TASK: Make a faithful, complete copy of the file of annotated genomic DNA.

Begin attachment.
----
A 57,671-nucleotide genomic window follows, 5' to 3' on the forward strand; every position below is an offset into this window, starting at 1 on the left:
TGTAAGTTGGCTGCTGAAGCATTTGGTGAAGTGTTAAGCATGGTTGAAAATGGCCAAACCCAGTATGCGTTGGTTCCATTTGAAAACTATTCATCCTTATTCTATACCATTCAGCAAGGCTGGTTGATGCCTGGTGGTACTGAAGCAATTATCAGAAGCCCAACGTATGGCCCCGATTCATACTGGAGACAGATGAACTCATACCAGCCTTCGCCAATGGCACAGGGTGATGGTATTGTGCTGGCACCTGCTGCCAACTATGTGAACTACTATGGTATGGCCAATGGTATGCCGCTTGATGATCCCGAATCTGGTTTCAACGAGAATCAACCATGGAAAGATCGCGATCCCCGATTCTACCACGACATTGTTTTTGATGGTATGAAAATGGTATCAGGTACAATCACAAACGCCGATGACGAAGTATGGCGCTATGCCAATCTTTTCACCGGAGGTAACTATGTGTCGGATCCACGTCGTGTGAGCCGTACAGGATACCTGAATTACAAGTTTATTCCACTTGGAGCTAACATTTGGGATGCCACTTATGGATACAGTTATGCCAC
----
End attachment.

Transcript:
A 57,671-nucleotide genomic window follows, 5' to 3' on the forward strand; every position below is an offset into this window, starting at 1 on the left:
TGTAAGTTGGCTGCTGAAGCATTTGGTGAAGTGTTAAGCATGGTTGAAAATGGCCAAACCCAGTATGCGTTGGTTCCATTTGAAAACTATTCATCCTTATTCTATACCATTCAGCAAGGCTGGTTGATGCCTGGTGGTACTGAAGCAATTATCAGAAGCCCAACGTATGGCCCCGATTCATACTGGAGACAGATGAACTCATACCAGCCTTCGCCAATGGCACAGGGTGATGGTATTGTGCTGGCACCTGCTGCCAACTATGTGAACTACTATGGTATGGCCAATGGTATGCCGCTTGATGATCCCGAATCTGGTTTCAACGAGAATCAACCATGGAAAGATCGCGATCCCCGATTCTACCACGACATTGTTTTTGATGGTATGAAAATGGTATCAGGTACAATCACAAACGCCGATGACGAAGTATGGCGCTATGCCAATCTTTTCACCGGAGGTAACTATGTGTCGGATCCACGTCGTGTGAGCCGTACAGGATACCTGAATTACAAGTTTATTCCACTTGGAGCTAACATTTGGGATGCCACTTATGGATACAGTTATGCCAC